A full disk backup will cover all three types of data because it backs up the entire disk. If you are into full disk backup, one possible way to improve your operating system's resiliency is to run two hard drives in RAID-1 (mirrored) mode. Make sure the hard drives were not produced at the same factory at the same time, as defective hard drives are often produced in a series together, and they will tend to fail almost simultaneously, causing you to lose all of your data. But the disks should be the same capacity.

If you want to go that way, then all you have to do is decide on an appropriate RAID-1 solution, whether it's dedicated hardware, fake (BIOS) RAID, or software RAID. But many people will tell you that RAID-1 is not equivalent to a proper backup, because it's not off-site, and any damage (e.g. flood, fire) or theft of the physical computer involving both disks will result in full data loss.

A true resilient backup for "completely irreplaceable" data would consist of something like the following:

  • Automated, nightly backups (or more frequent if the data changes significantly more often than that)
  • Backups are transmitted to multiple remote locations, e.g. in the cloud (for example, some cloud services keep 9 backups of every file in multiple datacenters on multiple continents, and they keep backups of backups around for a while in case you accidentally delete something)
  • Frequent pruning of the backups to delete data that is truly no longer needed... if you can look at the data and say "there's no way I would ever want/need it", delete it to save space and reduce complexity.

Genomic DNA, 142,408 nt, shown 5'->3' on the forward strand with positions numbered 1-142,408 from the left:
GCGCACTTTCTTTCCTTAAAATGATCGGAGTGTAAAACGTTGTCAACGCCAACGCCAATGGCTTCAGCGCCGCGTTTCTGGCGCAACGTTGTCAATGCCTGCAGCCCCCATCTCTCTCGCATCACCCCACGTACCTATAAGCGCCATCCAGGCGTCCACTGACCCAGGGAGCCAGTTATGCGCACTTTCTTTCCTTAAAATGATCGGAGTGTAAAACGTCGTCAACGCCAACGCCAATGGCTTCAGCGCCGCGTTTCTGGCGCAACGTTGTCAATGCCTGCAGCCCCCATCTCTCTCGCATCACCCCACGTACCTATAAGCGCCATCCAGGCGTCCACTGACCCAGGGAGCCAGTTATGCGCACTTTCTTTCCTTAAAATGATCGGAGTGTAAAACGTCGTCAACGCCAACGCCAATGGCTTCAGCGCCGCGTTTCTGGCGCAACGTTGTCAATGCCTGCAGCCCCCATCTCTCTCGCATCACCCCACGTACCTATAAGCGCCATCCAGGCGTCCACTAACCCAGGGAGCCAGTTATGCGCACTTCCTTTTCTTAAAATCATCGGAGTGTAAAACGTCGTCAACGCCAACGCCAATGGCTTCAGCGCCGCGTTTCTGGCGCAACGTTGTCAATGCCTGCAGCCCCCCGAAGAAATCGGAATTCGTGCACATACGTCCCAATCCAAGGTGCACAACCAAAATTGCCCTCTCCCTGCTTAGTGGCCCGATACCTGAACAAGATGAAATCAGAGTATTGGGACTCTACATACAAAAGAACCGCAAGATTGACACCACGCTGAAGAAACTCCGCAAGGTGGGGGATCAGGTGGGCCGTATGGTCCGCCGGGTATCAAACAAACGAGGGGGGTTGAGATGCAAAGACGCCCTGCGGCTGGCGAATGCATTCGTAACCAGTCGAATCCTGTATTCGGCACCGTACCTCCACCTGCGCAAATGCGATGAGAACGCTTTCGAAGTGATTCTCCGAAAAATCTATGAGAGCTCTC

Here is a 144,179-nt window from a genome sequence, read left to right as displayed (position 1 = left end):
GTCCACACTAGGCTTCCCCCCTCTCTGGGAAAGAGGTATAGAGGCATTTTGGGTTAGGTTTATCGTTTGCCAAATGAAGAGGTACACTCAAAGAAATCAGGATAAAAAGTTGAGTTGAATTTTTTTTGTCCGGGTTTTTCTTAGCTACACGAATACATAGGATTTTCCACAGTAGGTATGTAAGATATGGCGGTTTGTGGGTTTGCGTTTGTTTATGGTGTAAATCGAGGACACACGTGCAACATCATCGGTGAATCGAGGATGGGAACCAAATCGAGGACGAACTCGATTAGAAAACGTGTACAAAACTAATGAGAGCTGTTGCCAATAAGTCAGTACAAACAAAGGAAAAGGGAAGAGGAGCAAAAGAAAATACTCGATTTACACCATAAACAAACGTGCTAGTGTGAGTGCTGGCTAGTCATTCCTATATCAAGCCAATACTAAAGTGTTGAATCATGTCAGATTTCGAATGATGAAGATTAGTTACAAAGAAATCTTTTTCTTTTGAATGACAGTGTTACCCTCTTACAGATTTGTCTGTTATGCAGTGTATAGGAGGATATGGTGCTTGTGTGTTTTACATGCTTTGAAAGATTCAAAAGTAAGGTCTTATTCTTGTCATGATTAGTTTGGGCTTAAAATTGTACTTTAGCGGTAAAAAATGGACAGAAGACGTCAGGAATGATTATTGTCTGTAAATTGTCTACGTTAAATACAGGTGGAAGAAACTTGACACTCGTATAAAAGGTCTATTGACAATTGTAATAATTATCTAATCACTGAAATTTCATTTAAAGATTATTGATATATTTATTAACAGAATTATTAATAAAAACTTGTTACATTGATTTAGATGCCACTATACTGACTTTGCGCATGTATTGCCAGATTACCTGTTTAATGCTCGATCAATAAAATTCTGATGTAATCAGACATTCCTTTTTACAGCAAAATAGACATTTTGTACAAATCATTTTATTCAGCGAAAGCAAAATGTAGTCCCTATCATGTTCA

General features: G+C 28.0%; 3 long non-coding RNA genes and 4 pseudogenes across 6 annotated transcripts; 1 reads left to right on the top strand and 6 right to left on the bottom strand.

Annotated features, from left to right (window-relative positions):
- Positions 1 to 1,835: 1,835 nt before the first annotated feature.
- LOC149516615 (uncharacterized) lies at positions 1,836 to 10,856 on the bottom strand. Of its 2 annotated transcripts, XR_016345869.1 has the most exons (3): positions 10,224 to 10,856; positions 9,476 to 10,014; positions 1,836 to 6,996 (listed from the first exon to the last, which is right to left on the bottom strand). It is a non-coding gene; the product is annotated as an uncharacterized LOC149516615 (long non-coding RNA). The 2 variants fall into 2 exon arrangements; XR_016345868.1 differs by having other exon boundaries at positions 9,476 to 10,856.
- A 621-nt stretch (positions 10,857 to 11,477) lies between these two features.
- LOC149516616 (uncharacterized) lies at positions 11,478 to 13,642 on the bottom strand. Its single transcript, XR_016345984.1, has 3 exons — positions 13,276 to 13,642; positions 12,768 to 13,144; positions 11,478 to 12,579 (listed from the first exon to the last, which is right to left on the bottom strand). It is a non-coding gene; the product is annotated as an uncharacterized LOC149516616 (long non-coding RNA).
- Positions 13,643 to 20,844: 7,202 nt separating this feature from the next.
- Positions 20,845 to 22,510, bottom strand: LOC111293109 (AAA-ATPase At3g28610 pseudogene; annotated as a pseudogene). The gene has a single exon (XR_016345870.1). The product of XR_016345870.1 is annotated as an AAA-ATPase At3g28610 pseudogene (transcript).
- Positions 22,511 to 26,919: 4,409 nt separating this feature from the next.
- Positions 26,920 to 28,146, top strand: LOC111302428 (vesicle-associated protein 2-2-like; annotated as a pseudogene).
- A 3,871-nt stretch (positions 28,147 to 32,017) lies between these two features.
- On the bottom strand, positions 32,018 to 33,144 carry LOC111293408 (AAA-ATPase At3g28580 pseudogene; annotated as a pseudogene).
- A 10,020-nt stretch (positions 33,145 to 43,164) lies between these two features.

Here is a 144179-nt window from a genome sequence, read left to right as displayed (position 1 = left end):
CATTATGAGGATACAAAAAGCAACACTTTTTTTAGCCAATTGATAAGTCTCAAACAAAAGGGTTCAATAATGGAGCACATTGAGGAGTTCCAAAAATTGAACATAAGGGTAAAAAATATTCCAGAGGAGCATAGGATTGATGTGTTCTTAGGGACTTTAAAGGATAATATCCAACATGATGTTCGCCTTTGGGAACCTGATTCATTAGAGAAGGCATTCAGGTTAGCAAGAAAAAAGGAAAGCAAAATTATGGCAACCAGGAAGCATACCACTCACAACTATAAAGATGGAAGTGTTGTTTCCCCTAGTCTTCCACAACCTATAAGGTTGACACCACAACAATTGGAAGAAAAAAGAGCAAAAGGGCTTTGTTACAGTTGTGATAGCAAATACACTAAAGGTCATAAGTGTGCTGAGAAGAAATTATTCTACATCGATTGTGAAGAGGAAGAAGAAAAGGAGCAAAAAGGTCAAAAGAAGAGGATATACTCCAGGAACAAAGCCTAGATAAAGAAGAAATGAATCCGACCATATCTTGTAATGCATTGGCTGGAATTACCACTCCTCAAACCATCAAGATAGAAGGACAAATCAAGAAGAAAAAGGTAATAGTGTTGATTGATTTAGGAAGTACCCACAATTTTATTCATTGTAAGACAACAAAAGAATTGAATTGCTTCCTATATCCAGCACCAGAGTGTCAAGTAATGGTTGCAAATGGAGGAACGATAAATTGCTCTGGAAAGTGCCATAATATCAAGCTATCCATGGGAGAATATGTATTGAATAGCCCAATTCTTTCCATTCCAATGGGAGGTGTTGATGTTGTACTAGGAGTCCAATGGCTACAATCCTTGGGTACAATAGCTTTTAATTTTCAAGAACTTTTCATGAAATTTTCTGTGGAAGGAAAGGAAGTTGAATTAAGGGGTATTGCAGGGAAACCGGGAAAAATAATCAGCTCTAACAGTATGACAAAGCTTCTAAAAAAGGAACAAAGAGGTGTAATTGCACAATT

• Backups that capture all of your completely irreplaceable data, and some subset of your replaceable-with-annoyance data -- the kind of data you want to replace in the latter category is something like, if you had to search the internet for hours (or ask SuperUser) for help writing an email server configuration file, you should probably include that in the backup.
  • Backups do not capture trivially-replaceable data. It is wasteful and can result in exhaustion of your backup resource or paying more than needed.

Your backup strategy has to principally involve an analysis and understanding of

  • Exactly which files are on your computer
  • Where those files came from
  • How hard it would be to replace them (impossible, annoying, or trivial)
  • Patterns in where different files of different replacement-difficulties reside; e.g. if irreplaceable files tend to reside in C:\Users\You\Documents, then you would always want to backup that directory
  • Maintenance of a list of directories/files to backup, and a list of directories/files to NOT backup in case there are false positives; for example you may store gigabytes of easily-replaceable data in C:\Users\You\Documents\dev (for software compilation from source code, for instance) and you'd want to exclude that.
  • How much money / bandwidth / time you're willing to invest in getting a proper backup solution that meets criteria that are stringent enough for you to feel that your data is secure

I can't list specific services or options or solutions here other than the theoretical, due to SU rules, but if you have a specific question about a specific product or service you're trying to use, you may be able to ask that here if it's within the scope of the site.

share|improve this answer

Your Answer

 
discard

By posting your answer, you agree to the privacy policy and terms of service.

Not the answer you're looking for? Browse other questions tagged or ask your own question.